The Paralympics are a revelation, an everyday reminder that our perceptions about what we can all physically accomplish is likely way below reality. Sometimes these reminders are so brash, they exceed our limited levels of experience and amaze us.
A case in point is Ibrahim Hamadtou of Egypt. When he was 10, he lost his arms in a train accident. Today, the 43-year-old table tennis player has astounded spectators at the Rio Paralympics, as well as new fans on the internet. In table tennis, the general classifications are for those who need to play in a sitting position, and those who can play in a standing position. Hamadtou can stand, but different from a majority of this opponents, he has no hands with which to hold the racquet.
Instead, he holds the ping pong paddle in his mouth, and adjusts his body, neck and head so quickly and gracefully that he can return a majority of the shots that come his way. He qualified for these Paralympics by finishing second in the 2016 African Championships. In his first Paralympics, he played two games, lost them both, and did not medal. But his skill in performing at the level he does without both arms is astounding.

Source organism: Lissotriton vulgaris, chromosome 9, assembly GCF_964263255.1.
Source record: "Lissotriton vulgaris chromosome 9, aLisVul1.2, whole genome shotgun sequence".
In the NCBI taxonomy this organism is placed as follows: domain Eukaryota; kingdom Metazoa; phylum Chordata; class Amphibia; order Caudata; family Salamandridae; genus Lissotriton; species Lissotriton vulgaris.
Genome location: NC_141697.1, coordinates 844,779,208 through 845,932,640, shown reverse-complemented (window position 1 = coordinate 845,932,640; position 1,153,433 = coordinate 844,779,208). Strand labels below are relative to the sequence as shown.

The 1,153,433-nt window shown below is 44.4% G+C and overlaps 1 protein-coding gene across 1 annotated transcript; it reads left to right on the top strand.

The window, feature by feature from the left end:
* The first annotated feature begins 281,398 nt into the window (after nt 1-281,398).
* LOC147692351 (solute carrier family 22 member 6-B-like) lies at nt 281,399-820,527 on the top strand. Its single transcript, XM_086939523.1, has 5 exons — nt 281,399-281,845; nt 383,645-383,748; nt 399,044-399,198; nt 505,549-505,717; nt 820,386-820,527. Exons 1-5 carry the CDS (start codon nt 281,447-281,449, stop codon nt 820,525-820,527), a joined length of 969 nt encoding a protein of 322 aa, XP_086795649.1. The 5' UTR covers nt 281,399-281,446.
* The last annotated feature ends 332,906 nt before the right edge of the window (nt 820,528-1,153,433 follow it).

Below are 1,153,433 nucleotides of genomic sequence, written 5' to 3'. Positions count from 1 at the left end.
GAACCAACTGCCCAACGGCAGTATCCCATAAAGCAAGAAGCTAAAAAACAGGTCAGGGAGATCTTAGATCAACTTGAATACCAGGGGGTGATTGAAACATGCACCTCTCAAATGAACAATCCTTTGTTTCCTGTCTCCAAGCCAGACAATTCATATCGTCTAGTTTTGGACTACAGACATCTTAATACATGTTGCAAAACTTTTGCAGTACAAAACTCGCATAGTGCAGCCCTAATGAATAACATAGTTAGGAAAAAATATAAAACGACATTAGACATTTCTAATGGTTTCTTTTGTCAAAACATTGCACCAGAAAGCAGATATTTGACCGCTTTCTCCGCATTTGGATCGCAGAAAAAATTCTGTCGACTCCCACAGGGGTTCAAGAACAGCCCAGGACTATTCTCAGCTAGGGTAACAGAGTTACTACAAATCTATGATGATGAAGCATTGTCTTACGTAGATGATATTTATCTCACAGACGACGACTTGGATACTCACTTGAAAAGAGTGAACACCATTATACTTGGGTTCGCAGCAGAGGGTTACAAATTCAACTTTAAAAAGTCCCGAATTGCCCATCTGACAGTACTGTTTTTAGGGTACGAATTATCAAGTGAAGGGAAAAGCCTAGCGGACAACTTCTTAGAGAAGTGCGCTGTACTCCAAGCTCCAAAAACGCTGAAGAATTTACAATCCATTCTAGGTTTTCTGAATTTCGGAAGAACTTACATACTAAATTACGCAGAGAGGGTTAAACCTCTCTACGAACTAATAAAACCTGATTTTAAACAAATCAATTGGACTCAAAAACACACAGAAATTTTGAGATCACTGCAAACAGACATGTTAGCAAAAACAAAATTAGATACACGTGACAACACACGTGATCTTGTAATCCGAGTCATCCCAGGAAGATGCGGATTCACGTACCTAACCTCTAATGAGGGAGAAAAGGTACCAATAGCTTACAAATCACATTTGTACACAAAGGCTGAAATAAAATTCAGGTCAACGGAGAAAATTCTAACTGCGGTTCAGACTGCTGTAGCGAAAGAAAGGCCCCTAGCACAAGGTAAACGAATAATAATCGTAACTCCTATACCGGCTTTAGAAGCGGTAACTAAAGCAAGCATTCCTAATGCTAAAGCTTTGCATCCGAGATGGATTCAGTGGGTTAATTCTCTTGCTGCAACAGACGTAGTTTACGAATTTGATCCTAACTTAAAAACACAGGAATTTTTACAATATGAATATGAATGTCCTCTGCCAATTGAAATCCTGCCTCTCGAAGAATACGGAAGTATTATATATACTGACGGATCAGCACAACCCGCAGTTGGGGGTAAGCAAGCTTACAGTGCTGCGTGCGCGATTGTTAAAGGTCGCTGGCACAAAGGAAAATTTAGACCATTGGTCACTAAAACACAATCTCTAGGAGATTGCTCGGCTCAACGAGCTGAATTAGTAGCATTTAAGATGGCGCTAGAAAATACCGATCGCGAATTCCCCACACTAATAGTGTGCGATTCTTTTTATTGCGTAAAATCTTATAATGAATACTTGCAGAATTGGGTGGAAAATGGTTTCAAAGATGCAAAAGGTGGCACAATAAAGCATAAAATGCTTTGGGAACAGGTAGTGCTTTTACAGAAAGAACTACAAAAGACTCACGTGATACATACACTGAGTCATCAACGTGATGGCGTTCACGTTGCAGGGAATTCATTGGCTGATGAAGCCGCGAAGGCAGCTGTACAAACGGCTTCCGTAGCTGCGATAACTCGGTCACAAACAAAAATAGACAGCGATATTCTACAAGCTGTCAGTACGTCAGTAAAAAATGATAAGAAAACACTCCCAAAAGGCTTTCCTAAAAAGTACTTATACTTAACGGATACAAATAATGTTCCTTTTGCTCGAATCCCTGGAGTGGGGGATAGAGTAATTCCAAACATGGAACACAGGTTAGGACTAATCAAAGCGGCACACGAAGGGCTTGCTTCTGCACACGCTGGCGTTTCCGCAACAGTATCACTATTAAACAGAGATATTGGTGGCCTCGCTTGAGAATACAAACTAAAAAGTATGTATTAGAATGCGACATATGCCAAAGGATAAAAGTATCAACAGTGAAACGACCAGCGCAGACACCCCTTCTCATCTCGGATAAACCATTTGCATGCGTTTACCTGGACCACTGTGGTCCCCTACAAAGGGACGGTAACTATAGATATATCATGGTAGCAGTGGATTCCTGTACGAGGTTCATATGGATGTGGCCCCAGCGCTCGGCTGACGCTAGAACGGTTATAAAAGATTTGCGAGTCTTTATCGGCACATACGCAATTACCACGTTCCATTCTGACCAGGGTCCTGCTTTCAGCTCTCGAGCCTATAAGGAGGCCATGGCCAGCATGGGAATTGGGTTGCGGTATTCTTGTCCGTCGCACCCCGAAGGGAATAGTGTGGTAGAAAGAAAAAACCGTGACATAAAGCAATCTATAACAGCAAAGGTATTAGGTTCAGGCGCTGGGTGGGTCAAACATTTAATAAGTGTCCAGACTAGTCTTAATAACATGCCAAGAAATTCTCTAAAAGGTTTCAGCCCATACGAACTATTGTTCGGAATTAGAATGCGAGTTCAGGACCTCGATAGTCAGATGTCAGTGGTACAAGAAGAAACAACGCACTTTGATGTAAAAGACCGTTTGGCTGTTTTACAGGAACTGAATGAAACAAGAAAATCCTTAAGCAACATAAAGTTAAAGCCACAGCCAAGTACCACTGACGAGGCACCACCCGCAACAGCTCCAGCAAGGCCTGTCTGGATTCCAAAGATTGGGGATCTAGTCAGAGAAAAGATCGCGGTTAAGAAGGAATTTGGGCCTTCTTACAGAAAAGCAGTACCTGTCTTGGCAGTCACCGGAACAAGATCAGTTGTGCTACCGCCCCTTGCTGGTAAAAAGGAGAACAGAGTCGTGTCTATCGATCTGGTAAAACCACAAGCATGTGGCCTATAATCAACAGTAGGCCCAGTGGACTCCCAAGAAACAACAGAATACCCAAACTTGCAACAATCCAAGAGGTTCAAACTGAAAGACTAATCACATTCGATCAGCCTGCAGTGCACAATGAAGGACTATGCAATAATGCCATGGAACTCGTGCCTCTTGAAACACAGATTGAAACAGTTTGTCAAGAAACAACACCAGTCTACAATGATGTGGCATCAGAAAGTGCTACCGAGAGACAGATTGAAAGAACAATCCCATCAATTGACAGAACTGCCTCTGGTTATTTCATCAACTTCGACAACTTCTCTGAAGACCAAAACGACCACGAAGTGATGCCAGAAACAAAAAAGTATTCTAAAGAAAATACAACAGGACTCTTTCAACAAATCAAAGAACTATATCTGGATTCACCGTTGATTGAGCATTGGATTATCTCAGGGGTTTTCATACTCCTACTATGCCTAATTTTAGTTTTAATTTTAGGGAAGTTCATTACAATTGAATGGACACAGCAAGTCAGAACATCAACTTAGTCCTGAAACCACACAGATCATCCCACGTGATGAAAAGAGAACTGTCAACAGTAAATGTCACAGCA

His serve requires the use of his shoeless foot, where he grabs the ball from the floor, flips it up in the air, and sends the ball across the net with the table tennis
raquet gripped tightly between his teeth. There are no coaches that teach this style. There are no YouTube videos he could consult. Although now there are, and they are videos of Hamadtou.
“I want to tell everybody that nothing is impossible, and everybody should work hard for what you love and what you think is good for yourself,” Hamadtou told the Paralympics website before the games began. “The disability is not in arms or legs, the disability is to not persevere in whatever you would like to do.”